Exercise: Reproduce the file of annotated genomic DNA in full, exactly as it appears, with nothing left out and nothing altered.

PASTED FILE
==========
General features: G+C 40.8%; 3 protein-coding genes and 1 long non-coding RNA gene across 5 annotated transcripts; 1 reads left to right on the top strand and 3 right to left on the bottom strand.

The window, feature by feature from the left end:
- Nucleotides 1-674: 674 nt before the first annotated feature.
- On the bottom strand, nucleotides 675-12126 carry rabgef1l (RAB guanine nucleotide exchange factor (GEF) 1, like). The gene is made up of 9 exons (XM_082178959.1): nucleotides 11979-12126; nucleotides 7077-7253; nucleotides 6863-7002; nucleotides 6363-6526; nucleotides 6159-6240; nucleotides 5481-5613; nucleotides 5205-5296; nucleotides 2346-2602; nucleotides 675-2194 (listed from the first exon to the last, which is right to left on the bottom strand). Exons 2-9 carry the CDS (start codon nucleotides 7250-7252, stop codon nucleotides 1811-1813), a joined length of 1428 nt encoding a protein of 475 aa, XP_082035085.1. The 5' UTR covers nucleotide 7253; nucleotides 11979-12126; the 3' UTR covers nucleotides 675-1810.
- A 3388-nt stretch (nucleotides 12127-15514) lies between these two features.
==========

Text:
General features: G+C 40.8%; 3 protein-coding genes and 1 long non-coding RNA gene across 5 annotated transcripts; 1 reads left to right on the top strand and 3 right to left on the bottom strand.

The window, feature by feature from the left end:
- Nucleotides 1-674: 674 nt before the first annotated feature.
- On the bottom strand, nucleotides 675-12126 carry rabgef1l (RAB guanine nucleotide exchange factor (GEF) 1, like). The gene is made up of 9 exons (XM_082178959.1): nucleotides 11979-12126; nucleotides 7077-7253; nucleotides 6863-7002; nucleotides 6363-6526; nucleotides 6159-6240; nucleotides 5481-5613; nucleotides 5205-5296; nucleotides 2346-2602; nucleotides 675-2194 (listed from the first exon to the last, which is right to left on the bottom strand). Exons 2-9 carry the CDS (start codon nucleotides 7250-7252, stop codon nucleotides 1811-1813), a joined length of 1428 nt encoding a protein of 475 aa, XP_082035085.1. The 5' UTR covers nucleotide 7253; nucleotides 11979-12126; the 3' UTR covers nucleotides 675-1810.
- A 3388-nt stretch (nucleotides 12127-15514) lies between these two features.